Successive governments’ failure to properly fund social care is leaving millions of people at risk of losing vital support, according to new analysis of social care under-funding.
Ahead of the Autumn Budget, VODG (Voluntary Organisations Disability Group) has published True Costs: Why we cannot ignore the failure in social care funding.
The report is a stark warning to Government that the chronic under-funding of social care must be reversed. It pinpoints three key challenges faced by voluntary sector providers of adult social care, which mean that funding is insufficient. These are:
- Increasing demand for services.
- Rising costs of providing services.
- Workforce recruitment and retention problems.
VODG’s report stresses that demand for services is rising; by 2025 there will be 11.7 million disabled people in England. This group of people, representing more than 20% of our population, is also ageing, which means that more older people will need disability-specific support.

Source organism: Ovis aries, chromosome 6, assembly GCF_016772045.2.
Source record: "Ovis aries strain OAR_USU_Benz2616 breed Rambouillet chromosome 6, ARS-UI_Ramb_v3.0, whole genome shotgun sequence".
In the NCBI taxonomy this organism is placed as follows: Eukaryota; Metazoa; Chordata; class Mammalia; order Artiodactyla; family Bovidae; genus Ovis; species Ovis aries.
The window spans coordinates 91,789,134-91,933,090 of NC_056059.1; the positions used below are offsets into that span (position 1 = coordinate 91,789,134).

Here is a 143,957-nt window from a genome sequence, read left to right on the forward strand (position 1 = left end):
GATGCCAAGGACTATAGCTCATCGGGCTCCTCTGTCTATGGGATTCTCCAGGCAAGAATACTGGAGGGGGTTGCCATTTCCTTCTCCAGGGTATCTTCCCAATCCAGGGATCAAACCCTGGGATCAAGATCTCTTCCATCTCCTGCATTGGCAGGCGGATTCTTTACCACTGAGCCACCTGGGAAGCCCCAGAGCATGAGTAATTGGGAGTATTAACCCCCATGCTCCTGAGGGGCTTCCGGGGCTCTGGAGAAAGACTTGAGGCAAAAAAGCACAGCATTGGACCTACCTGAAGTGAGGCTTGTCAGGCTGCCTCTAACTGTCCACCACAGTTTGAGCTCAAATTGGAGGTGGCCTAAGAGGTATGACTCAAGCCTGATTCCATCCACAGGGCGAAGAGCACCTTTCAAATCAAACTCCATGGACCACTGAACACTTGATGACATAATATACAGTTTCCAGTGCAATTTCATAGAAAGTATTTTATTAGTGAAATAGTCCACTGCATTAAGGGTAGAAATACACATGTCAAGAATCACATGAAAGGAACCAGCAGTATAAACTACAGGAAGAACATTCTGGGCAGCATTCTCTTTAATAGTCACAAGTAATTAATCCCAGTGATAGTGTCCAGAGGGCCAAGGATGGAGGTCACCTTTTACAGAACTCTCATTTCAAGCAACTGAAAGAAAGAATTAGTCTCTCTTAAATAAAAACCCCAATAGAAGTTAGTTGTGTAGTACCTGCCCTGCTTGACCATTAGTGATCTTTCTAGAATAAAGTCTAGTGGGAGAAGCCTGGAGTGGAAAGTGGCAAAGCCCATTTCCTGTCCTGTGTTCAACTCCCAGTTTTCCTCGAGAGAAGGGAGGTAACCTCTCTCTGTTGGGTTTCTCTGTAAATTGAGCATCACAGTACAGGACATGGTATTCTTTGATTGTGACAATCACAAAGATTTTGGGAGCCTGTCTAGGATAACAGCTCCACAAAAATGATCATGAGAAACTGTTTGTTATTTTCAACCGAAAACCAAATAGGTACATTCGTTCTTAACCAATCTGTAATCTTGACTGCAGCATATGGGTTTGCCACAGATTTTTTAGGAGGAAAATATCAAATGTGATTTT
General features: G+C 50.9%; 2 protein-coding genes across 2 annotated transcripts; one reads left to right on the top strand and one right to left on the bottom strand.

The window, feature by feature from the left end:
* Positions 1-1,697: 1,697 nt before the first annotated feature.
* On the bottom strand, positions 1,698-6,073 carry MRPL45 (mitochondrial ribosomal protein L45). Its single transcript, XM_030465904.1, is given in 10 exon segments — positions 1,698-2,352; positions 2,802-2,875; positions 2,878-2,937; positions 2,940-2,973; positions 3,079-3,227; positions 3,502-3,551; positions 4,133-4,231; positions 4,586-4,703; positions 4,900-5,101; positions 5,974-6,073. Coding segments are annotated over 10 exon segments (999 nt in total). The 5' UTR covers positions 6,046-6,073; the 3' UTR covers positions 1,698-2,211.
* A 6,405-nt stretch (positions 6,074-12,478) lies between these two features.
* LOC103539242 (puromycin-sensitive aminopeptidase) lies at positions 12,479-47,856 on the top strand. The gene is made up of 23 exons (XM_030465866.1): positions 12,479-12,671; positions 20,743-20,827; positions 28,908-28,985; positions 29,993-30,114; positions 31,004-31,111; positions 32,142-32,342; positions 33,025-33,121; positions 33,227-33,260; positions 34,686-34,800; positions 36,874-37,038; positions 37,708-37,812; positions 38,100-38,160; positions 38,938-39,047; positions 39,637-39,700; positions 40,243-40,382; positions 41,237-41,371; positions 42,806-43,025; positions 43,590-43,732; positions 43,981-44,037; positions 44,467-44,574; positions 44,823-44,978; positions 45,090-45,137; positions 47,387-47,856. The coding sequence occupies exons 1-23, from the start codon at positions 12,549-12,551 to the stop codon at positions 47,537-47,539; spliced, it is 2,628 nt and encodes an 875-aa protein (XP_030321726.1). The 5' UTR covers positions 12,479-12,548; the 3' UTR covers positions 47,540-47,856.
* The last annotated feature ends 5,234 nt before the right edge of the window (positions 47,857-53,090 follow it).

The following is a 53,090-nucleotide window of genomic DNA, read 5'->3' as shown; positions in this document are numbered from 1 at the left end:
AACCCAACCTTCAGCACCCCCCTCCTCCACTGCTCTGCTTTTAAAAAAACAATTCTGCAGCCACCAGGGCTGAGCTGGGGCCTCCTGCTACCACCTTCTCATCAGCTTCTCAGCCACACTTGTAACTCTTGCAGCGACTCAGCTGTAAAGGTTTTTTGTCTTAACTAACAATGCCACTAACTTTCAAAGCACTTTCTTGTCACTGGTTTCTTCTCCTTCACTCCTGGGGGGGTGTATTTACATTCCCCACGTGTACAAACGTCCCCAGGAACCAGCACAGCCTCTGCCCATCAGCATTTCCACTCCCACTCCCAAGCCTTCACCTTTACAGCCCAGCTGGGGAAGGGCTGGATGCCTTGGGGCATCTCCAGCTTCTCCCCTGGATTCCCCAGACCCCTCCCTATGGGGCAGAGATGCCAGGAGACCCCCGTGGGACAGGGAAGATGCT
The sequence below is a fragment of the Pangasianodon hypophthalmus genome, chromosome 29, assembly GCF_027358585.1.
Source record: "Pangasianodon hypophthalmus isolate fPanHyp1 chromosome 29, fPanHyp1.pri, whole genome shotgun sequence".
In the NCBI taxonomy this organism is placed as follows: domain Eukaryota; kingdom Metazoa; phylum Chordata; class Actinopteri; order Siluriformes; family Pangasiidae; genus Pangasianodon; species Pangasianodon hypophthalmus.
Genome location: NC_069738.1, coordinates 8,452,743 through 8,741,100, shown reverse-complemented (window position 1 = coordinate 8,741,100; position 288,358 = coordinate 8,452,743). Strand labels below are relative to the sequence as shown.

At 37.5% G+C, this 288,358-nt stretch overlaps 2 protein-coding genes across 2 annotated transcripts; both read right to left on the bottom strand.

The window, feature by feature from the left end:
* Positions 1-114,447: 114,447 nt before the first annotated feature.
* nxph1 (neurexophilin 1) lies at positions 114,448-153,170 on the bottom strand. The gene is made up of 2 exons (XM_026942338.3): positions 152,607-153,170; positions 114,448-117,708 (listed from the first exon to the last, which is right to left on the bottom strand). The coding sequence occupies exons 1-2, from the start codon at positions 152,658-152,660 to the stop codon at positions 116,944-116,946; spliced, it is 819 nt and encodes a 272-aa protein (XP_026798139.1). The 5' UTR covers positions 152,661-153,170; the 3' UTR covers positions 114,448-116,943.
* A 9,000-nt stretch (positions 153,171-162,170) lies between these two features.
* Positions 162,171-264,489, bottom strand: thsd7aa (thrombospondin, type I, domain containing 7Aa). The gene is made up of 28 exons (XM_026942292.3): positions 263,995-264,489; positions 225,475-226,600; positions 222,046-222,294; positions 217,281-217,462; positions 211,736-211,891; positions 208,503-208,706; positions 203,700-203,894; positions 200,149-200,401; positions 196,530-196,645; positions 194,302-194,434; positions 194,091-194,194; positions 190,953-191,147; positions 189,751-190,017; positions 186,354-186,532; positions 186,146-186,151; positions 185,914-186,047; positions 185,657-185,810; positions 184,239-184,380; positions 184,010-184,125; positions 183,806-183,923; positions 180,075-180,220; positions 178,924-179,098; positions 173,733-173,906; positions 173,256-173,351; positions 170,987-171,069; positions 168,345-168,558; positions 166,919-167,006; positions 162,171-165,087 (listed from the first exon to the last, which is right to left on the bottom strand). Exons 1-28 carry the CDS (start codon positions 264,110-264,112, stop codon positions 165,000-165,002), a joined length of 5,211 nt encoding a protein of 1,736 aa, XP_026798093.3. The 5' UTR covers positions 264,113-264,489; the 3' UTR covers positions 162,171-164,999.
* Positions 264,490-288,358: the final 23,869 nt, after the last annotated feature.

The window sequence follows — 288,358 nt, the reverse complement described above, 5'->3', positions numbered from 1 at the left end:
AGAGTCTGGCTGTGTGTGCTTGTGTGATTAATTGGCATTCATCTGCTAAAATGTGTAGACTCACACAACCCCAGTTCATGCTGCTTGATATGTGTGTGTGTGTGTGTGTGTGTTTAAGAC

Action is vital as the need for support is growing just as funding for that support is dwindling. Since 2010, for example, cumulative adult social care savings have amounted to £6.3bn, according to the Association of Directors of Adult Social Services. Voluntary sector providers are disproportionately affected by such budget cuts because the people they support are mainly publicly-funded.
In addition, staff turnover is high and increasing, at 31% in 2016 up from 25% in 2015. National figures show that in 2017, there were an estimated 90,000 vacancies across the sector at any given time.
The report acknowledges that adult social care has won some additional funding, but this is a drop in the ocean given the demand, rising costs and workforce issues.
In addition, there are other pressures on the sector like the increased National Living Wage (NLW), the retrospective requirement to provide NLW back pay to sleep-in shift workers for up to six years and Brexit, which has the potential to create much instability.
To create a strong, sustainable solution for social care, the report demands that Government must take decisive action, including:
- Identifying a long-term, sustainable funding solution particularly for working age adults.
- Dropping the retrospective action to recover mistaken underpayment of NLW for sleep-in shifts from some providers.
- Work with relevant bodies, VODG included, to develop a plan for a sustainable social care workforce.